Every business has to keep track of money flow, but there's more than one way to do it. Review the basics before you decide what is appropriate for your business.
Cash method of accounting
In this system, you record income as it's received and expenses as they're paid. You don't make a note of any invoices or bills you send, but instead record income when you actually have the money in hand. If your business makes less than $25 million in sales a year and doesn't sell merchandise directly to consumers, cash accounting might be the best choice for you. It's a simple system, similar to how you might track your personal finances.
If your business doesn't maintain large inventories, cash accounting is convenient and reliable, allowing management to keep tabs on revenue and expenses without a great deal of bookkeeping. You don't have to pay income tax on any money that hasn't been received yet, helping improve cash flow and ensuring that your business has funds available for tax payments. If you're a sole proprietorship or a very small business, this keeps your business afloat when cash flow is restricted.
Of course, there are disadvantages. It's hard to tell whether high cash flow in a particular month is a result of work done in that month or you're receiving delayed revenue from a previous month. And there are no records of accounts receivable or accounts payable, creating difficulties when you don't receive immediate payment or have outstanding bills.
Also, it doesn't conform to generally accepted accounting principles, the standard framework that accountants must adhere to when preparing financial statements. If your business really takes off, you'll have to update your accounting practices. If you think you could get larger, then you should consider the accrual method.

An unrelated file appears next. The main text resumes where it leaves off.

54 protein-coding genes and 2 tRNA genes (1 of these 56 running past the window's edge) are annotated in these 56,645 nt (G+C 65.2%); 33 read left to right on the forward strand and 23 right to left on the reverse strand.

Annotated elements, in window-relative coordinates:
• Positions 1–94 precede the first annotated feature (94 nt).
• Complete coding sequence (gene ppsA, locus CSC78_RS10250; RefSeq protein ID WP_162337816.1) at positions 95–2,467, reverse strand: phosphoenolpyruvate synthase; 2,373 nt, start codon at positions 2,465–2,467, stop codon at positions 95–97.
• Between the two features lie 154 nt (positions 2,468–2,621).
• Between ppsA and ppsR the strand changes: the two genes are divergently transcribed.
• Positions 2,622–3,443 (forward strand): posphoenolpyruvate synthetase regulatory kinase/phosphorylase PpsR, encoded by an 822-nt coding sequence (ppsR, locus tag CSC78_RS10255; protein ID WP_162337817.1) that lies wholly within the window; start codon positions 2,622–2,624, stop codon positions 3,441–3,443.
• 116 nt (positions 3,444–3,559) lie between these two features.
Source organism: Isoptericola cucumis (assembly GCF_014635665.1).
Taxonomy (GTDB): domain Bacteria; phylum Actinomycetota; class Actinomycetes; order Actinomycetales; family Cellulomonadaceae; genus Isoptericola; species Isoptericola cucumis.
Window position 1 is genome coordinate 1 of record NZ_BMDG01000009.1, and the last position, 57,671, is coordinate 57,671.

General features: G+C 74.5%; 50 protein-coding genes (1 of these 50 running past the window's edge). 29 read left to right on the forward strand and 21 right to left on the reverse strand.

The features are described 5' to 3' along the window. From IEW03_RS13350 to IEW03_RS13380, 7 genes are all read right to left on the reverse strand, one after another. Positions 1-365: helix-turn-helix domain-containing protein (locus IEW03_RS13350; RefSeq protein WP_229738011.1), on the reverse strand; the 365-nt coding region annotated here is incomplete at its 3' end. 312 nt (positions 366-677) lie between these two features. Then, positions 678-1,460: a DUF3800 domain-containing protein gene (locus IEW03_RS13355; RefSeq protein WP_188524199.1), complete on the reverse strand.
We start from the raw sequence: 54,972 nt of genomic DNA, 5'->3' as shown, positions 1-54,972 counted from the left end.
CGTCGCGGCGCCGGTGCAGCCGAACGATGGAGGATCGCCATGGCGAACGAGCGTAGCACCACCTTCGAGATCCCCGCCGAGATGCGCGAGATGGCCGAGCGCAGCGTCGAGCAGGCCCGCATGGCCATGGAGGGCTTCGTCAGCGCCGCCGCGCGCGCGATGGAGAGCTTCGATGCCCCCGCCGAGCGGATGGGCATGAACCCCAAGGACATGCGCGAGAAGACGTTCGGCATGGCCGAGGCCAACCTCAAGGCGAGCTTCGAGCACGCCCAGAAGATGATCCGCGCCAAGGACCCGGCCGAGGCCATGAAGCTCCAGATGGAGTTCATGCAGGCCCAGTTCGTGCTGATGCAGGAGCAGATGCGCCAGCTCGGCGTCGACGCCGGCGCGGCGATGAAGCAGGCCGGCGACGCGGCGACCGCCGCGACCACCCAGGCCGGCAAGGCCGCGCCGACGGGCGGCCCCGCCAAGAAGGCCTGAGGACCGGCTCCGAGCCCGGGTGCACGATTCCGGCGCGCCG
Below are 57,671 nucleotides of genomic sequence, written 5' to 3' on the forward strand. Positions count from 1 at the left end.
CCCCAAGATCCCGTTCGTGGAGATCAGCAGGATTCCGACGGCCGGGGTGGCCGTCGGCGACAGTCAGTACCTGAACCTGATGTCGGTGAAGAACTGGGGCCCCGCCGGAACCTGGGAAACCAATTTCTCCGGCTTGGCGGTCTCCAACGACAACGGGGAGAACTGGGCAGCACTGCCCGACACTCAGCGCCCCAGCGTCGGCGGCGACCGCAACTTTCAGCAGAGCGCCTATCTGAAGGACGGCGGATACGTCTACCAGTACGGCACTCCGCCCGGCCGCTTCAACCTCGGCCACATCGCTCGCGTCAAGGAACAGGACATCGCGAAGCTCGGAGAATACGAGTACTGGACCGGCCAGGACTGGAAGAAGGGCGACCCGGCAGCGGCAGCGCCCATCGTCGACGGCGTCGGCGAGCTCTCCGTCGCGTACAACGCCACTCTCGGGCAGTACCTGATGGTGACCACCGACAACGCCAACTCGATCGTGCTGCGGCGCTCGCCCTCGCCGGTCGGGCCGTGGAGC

Accrual method of accounting
This system provides a clearer picture of a company's overall finances. The business records income when it is earned and expenses when they are billed, no matter when the money is received. This gives business owners a longer-term view of how the company is faring, showing how much money it's earned and spent in a specific time and providing a clearer gauge of when business speeds up or slows down.
Even though it requires more intensive bookkeeping, accrual accounting gives owners a more realistic idea of income and expenses over a specific time, providing a better understanding of consumer spending habits and allowing you to better plan for peak months. Its complexity may mean you need some bookkeeping help, either in-house or outsourced.
Also, the system may give an inaccurate picture of your short-term financial situation. You'll have to track cash flow separately to make sure you can cover bills month to month because accrual accounts for money that hasn't come in yet. Indeed, you need very careful bookkeeping practices; your books could show a large amount of revenue when your bank account is empty.
Which method you choose is ultimately a management decision, depending on your business goals, the resources you have available, and your firm's size and financial requirements. It's wise to speak with an accountant and tax professional in your decision-making process.
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